Highlands & Islands

Charles Kennedy: Funeral for former Liberal Democrat leader held

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Media captionLaura Bicker reports: Family and friends gathered to remember ''a Highland man, a family man''

The funeral service for former Lib Dem leader Charles Kennedy has been held near his home in the Highlands.

A Mass was celebrated at St John's Roman Catholic Church in Caol before a burial service at Clunes, Achnacarry.

The funeral started at noon, with the congregation singing the hymn Christ Be Beside Me.

Mr Kennedy died at his home in Fort William on 1 June at the age of 55 after suffering a major haemorrhage as a result of his battle with alcoholism.

He had been a Highland MP for 32 years, and led the Lib Dems for more than six years.

The church was packed for the service, which was also relayed through loud speakers to mourners who had gathered outside.

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Steven McKenzie, BBC Scotland Highlands and Islands reporter

The Mass ended with pipe and fiddle music - Mr Kennedy's late mother and father were both musicians and had played at the church for more than 40 years.

Mourners later followed the hearse carrying Mr Kennedy's body in a slow procession from the entrance the church to the road where it would start its journey to Clunes in the hills, on the shores of Loch Lochy.

People leaving the church gathered outside in the warm sunshine and applauded as the hearse passed.

Two flags - a saltire and a lion rampant - on flagpoles in a garden opposite the church fluttered in a cool breeze.

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The principal celebrant was Monsignor James MacNeil, Administrator of the Diocese of Argyll and the Isles, while the homily was preached by parish priest Father Roddy McAuley,

The requiem Mass was celebrated at the church where Mr Kennedy's late father and mother, Ian and Mary, were members.

Both of Mr Kennedy's parents - who died in recent years, his father during the general election campaign - were laid to rest at the church.

Fr McAuley said the "much-loved and respected parishioner" would be "sorely missed".

He told the congregation: "Charles Kennedy was a humble man. When Charles's parents died and Charles said a few words in the church, he wouldn't come up here to the lectern but insisted on speaking outside the sanctuary, from the floor.

"In this church, Charles was one of the backbenchers. He didn't always sit in the same pew but he always sat at the back of the church."

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Monsignor MacNeil said the requiem mass would be a "deep moment for the family and for the community in which Charles worshipped - an expression of our faith".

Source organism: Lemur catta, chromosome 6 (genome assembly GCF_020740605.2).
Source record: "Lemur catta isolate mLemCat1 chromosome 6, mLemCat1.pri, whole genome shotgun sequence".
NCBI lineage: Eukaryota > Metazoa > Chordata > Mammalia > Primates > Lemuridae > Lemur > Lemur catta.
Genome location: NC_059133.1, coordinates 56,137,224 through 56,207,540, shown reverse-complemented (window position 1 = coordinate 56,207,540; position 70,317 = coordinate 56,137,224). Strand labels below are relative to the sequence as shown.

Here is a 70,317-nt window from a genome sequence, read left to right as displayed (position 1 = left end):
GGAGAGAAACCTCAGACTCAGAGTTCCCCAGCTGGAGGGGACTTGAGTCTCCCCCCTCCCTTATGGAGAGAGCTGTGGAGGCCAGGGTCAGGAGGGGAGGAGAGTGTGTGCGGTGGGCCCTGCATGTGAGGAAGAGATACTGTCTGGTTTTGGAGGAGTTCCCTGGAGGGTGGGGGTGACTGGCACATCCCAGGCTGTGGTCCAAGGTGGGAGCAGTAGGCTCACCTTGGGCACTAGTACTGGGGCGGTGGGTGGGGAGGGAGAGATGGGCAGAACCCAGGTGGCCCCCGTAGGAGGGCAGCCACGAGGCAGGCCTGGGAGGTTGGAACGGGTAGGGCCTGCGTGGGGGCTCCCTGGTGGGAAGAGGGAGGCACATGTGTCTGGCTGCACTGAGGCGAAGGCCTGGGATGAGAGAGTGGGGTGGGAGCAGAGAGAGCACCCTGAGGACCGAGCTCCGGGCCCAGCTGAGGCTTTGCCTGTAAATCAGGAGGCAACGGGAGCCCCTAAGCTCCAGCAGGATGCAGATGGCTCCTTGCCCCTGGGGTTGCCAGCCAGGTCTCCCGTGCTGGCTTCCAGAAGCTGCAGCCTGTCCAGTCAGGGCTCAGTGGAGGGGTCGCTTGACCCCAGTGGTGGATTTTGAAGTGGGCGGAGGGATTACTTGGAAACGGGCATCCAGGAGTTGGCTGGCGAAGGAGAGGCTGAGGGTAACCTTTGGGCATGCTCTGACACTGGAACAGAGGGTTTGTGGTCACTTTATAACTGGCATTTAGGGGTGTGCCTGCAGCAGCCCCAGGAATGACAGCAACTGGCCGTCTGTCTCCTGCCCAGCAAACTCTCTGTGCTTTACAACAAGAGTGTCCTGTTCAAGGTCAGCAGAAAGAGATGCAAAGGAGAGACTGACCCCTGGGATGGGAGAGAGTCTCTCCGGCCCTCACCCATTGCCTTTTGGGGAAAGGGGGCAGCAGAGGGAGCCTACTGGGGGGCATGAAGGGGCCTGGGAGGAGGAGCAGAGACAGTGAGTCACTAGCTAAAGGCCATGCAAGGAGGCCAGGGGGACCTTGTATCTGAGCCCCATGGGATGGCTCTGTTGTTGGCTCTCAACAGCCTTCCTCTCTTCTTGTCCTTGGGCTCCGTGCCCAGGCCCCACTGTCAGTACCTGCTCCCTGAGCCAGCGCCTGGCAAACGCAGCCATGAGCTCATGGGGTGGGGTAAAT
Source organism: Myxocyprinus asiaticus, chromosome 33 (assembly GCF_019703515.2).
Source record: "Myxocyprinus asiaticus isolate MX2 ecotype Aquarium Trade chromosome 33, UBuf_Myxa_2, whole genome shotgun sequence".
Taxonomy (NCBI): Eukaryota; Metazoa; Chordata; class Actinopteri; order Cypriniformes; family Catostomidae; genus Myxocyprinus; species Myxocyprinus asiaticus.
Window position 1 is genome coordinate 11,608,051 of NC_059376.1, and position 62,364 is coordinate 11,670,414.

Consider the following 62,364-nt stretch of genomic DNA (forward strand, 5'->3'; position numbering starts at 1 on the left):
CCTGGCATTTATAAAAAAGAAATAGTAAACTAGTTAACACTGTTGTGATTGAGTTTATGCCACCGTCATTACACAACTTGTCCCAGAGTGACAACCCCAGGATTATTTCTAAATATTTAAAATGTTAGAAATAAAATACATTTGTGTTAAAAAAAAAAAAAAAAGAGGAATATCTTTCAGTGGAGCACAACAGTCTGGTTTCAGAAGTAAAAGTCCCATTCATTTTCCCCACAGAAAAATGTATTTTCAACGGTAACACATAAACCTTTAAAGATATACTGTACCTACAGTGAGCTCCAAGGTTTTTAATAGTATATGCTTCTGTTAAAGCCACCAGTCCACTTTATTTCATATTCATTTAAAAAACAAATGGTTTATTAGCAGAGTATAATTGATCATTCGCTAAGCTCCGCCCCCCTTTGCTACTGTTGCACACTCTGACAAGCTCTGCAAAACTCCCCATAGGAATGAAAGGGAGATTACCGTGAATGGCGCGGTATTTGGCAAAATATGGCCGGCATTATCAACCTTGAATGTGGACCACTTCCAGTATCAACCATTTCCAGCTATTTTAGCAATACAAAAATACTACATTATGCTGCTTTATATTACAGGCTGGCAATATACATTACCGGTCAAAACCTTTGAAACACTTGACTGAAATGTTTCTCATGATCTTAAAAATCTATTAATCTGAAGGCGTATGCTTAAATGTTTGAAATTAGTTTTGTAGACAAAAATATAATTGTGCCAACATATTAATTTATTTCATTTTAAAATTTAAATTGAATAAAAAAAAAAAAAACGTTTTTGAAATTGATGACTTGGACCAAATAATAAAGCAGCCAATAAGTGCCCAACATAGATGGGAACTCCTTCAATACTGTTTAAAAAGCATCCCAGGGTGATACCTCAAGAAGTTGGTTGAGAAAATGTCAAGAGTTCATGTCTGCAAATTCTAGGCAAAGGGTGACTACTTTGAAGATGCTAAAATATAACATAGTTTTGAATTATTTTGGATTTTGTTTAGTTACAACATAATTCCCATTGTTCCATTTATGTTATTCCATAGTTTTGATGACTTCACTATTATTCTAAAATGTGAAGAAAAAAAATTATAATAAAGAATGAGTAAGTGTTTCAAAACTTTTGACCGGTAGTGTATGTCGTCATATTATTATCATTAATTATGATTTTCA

He said he always remembered his encounters with Mr Kennedy, who regularly attended at St John's, and that the local community felt a sense of solidarity in grieving over his loss.

"He was their brother," he said.

Following the service, which lasted more than an hour, a lone piper played Highland Cathedral as the coffin left the church, which sits in the shadow of Ben Nevis.

Hundreds of people, including children from St Columba's RC Primary school, which Mr Kennedy attended as a child, gathered outside as the funeral cortege began its final journey to the private burial at his family's plot in a graveyard at Clunes.

The crowd broke into applause as the hearse was driven past in a final tribute to the former MP.

Under Mr Kennedy's leadership, the Lib Dems won a record 62 seats in 2005 but he resigned eight months after the election after revealing he had been receiving treatment for a long-standing drink problem.

He lost his Ross, Cromarty and Skye seat to the SNP in last month's general election.

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Image caption Charles Kennedy died on 1 June at the age of 55
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Image caption The service was broadcast to mourners outside the church through loudspeakers
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Image caption Politicians including Danny Alexander, Nick Clegg, John Swinney and Gordon Brown attended the church
Image caption The prime minister and his wife sent a floral tribute to Mr Kennedy
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Image caption Mr Kennedy's former wife Sarah Gurling arrived at St John's Roman Catholic Church shortly before the funeral began

Mr Kennedy's ex-wife, Sarah Gurling, and their 10-year-old son, Donald, arrived at around 11:40 as a string ensemble played tunes including The Skye Boat Song.

Senior Lib Dem politicians including Nick Clegg, Danny Alexander, Sir Menzies Campbell, Sir Malcolm Bruce and Michael Moore also attended, along with Scotland's Deputy First Minister John Swinney and former Prime Minister Gordon Brown.

Former Labour spin doctor and close friend Alastair Campbell, who previously described Mr Kennedy as a "lovely man" and "highly talented politician", was among the mourners.

A steady stream of local residents also began arriving from 11:00 to say farewell to the former Ross, Skye and Lochaber MP.

Private ceremony

Outside the church, a floral tribute of white roses from Prime Minister David Cameron and his wife Samantha carried the message: "The country has lost an extraordinary talent whose character and courage inspired us all."

There is be a memorial service for Mr Kennedy on 18 June at the University of Glasgow, where Inverness-born Mr Kennedy had been a student, union president and later its rector.

Another memorial will be held in London at a later date.

Tributes were paid to Mr Kennedy in the House of Commons last week, led by Prime Minister David Cameron, Lib Dem leader Nick Clegg and Labour leader Harriet Harman.

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